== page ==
I Like Japanese Games, Deal With It: I’m Okay, Thanks

It's no secret that the Japanese game industry is stagnating, but I'm not going to hate their games. Hate a game because it's bad, not because of its country of origin.

Why is it that I should be mocked because I still enjoy Japanese games?

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The industry has changed over the past few years, and I can accept that — but I can’t accept some half-wit calling me a weeaboo because I enjoy the odd modern JRPG (a term I will address later) and collect classic import titles. My response to the term is generally less civilized than I’d like to admit.

My anger at being called a weeaboo comes from the lack of understanding more than anything else. It’s frustration at those who don’t understand how the industry got to where it is today. It’s disgust at those who judge a book by its cover and refuse to branch out. It’s sadness stemming from the knowledge that my core tastes aren’t shared among the majority of the gaming community anymore. It’s dismay at the idea that one day the industry will turn its back on genre and theme diversity.

Diversity

It’s hard to wrap my head around the evolution of the gaming community, and I’m not going to get into pointing fingers here. I very well could do so, but why bother? What’s happened has happened, and there’s nothing to be done about it now.

I’m not going to speak on the differences between Eastern and Western-developed games either. I’m not going to laud my tastes as being superior. I know when a title is well-made and when it’s garbage, and I can admit when a game I enjoy is bad. What frustrates me is when a game is labeled as garbage because of its genre or the place in which it was developed.

I am not a weeaboo. I do not want to be Japanese. I do not watch anime, think Japanese culture and products are superior, or ignore games that are developed in the West. I just happen to enjoy the style of many of their games.

Why do people who enjoy classic-style console RPGs deserve to have a derogatory term thrown at them? A game should not be labeled or judged based on its country of origin.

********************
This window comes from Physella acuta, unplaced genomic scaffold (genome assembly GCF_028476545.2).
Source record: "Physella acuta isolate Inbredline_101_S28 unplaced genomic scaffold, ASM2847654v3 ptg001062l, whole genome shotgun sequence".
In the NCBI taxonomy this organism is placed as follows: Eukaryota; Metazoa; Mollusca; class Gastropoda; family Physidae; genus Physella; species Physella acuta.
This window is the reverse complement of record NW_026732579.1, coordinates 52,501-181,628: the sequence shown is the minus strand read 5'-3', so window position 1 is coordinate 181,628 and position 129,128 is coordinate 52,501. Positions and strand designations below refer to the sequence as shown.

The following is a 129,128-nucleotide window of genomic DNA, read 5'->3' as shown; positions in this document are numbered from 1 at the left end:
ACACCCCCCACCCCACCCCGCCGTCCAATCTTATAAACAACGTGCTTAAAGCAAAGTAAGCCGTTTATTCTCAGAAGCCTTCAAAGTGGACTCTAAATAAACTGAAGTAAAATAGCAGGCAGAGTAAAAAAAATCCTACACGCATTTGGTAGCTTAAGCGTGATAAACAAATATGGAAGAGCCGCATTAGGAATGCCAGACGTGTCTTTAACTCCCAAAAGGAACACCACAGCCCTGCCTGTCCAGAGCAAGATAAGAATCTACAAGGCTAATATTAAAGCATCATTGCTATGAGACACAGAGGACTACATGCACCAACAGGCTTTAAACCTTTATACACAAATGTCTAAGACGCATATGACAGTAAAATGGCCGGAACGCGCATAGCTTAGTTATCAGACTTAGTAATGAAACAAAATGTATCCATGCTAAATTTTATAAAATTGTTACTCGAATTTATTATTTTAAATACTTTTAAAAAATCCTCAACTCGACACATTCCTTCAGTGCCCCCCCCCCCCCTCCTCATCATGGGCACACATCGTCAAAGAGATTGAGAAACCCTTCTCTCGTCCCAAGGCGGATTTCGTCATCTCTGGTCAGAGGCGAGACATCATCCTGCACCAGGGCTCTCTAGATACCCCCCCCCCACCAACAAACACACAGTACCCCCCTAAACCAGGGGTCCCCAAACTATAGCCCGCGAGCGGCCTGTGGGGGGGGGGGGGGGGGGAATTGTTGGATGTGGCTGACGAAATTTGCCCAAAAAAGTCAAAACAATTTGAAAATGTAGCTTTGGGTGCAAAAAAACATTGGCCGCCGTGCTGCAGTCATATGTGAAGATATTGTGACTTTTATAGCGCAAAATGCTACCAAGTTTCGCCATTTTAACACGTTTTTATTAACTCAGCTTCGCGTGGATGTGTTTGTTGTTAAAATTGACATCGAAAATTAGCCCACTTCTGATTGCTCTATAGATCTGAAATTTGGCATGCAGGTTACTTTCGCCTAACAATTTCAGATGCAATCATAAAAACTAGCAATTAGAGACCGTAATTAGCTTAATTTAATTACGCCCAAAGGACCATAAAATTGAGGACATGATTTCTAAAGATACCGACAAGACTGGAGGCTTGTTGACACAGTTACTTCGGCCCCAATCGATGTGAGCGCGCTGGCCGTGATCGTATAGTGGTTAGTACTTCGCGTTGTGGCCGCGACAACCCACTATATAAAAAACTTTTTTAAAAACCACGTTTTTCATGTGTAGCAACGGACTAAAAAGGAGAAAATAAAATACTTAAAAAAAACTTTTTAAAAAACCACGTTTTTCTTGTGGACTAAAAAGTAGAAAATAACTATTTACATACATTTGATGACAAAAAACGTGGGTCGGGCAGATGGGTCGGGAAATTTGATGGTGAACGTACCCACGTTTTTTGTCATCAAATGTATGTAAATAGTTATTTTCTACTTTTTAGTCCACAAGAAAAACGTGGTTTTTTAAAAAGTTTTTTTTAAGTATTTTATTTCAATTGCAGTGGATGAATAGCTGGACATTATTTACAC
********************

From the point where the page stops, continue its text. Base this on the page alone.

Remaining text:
It’s Not That Simple

I love the simple feeling of adventure I get from turn-based RPGs, getting killing sprees team-based FPS titles, mulling over my next course of action in 4X strategy games, getting perfect scores in rhythm games, struggling to survive in roguelikes, figuring out what to do next in adventure games, getting a good ending in visual novels, coordinating in ARTS/MOBA titles…

I love video games. Why does it matter where they come from?

I hate the term “JRPG” because it’s so vague. This is especially the case today, when Japan is putting out games that defy what people expect from Japanese titles. Dark Souls and Dragon’s Dogma are two recent titles that do just that. When a developer from Europe or North America makes an RPG with themes and gameplay similar to that of a game you would expect to have come from Japan, why is it still just called an “RPG”?

The discrimination in term reeks of ignorance. Since when is being ignorant about the industry and gaming itself acceptable among the community?

I’m not saying that the overall quality of Japanese-made games these days is as high as it used to be. I mean, the moeblob shit (it can be referred to no other way, I’m sorry) is pandering to the lowest common denominator — but lumping the quality titles with the garbage is unfair, lazy, and ignorant.

People who toss around the term “weeaboo” at the mere sight of a Japanese game need to open their eyes and recognize that they’re limiting themselves. Their tastes are no better, nor more justified, than anyone else’s.


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Ashley Shankle
Ashley's been with GameSkinny since the start, and is a certified loot goblin. Has a crippling Darktide problem, 500 hours on only Ogryn (hidden level over 300). Currently playing Darktide, GTFO, RoRR, Palworld, and Immortal Life.